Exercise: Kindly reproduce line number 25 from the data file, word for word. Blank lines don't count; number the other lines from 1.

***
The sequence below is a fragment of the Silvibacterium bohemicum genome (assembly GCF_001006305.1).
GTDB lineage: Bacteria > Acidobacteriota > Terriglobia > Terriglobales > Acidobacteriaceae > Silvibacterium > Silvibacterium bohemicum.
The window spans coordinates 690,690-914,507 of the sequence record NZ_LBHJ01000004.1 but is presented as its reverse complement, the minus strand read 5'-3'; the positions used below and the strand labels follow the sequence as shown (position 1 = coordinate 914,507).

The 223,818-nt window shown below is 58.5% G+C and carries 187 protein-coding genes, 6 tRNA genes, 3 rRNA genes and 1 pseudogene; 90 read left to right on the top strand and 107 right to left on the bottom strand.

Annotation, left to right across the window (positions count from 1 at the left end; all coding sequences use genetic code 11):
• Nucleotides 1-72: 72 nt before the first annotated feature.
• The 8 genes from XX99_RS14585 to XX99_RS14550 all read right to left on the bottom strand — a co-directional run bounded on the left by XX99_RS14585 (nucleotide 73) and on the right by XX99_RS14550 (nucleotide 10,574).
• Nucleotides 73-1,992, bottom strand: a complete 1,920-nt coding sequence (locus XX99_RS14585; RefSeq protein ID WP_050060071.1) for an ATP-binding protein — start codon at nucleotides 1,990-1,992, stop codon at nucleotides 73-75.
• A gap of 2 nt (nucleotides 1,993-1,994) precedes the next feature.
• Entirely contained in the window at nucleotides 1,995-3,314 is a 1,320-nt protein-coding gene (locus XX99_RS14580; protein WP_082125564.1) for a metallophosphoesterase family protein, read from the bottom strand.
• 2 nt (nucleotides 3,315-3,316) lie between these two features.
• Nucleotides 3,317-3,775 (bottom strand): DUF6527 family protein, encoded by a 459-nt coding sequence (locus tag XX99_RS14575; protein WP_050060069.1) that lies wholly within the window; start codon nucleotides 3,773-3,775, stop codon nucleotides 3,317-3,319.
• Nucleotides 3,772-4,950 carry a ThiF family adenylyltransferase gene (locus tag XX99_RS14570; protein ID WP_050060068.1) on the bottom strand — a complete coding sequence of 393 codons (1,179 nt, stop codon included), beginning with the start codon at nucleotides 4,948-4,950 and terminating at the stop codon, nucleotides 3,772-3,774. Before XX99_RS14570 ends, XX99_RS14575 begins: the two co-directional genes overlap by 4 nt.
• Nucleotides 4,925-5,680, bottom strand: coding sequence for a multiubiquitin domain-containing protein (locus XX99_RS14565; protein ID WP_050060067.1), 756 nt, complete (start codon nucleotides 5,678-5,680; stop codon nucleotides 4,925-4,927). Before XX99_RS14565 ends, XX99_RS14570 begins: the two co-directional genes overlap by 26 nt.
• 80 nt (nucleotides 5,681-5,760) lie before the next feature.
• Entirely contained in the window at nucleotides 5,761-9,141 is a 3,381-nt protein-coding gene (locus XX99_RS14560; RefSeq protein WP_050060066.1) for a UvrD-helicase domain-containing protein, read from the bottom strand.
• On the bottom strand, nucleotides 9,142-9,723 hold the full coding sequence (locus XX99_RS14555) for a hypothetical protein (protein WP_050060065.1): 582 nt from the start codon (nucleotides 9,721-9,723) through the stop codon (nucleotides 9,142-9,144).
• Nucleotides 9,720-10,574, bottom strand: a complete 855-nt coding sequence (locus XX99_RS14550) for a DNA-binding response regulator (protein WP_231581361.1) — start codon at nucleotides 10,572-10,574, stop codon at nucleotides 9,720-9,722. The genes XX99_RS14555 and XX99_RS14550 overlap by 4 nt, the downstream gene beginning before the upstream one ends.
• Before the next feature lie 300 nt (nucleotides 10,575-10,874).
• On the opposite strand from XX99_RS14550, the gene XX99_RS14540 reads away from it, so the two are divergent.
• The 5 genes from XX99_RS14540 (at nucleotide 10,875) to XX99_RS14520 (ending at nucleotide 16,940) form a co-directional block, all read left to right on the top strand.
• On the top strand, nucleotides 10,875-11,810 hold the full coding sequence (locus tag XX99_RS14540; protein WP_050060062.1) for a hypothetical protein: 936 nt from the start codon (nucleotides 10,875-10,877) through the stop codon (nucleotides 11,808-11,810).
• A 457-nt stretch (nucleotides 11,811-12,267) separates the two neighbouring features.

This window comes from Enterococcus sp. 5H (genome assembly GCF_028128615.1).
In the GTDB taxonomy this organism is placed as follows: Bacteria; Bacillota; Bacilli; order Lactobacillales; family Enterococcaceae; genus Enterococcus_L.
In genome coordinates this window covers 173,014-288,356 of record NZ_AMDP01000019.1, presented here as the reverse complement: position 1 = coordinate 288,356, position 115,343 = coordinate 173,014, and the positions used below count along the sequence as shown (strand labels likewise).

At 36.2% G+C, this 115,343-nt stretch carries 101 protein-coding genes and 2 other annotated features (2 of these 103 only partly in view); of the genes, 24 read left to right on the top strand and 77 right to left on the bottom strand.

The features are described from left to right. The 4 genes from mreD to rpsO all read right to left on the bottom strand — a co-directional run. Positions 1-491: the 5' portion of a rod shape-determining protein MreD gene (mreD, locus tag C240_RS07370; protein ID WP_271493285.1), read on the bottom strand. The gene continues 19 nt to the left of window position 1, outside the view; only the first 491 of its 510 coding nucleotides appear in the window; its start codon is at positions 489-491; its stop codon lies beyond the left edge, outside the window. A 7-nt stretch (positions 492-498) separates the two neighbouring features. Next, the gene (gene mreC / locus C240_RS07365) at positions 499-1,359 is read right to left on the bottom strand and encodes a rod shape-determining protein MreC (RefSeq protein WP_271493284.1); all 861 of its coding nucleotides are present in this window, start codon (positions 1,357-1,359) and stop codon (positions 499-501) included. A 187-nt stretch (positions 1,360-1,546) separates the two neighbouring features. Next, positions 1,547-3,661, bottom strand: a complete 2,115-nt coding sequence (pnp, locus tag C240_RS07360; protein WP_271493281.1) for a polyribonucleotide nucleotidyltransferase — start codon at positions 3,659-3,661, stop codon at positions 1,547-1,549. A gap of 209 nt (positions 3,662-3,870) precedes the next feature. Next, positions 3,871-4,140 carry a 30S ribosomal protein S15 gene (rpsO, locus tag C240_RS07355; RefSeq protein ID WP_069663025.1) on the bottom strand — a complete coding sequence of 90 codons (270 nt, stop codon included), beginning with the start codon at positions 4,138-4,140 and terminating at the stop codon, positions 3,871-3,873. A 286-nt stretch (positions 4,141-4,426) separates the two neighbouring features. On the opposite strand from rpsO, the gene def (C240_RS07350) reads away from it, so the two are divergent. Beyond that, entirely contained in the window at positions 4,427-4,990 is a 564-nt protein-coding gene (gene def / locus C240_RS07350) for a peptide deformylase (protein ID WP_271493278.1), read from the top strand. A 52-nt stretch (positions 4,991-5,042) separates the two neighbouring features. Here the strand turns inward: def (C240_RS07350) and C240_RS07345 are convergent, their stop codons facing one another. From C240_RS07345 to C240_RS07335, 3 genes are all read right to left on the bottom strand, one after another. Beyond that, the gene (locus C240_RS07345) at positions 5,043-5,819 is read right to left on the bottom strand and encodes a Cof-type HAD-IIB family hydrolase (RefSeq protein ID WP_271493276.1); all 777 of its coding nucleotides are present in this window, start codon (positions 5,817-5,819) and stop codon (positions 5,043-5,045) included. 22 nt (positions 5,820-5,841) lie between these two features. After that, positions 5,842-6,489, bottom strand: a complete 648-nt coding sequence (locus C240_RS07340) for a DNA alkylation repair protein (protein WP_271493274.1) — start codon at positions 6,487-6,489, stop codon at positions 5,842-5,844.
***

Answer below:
In the GTDB taxonomy this organism is placed as follows: Bacteria; Bacillota; Bacilli; order Lactobacillales; family Enterococcaceae; genus Enterococcus_L.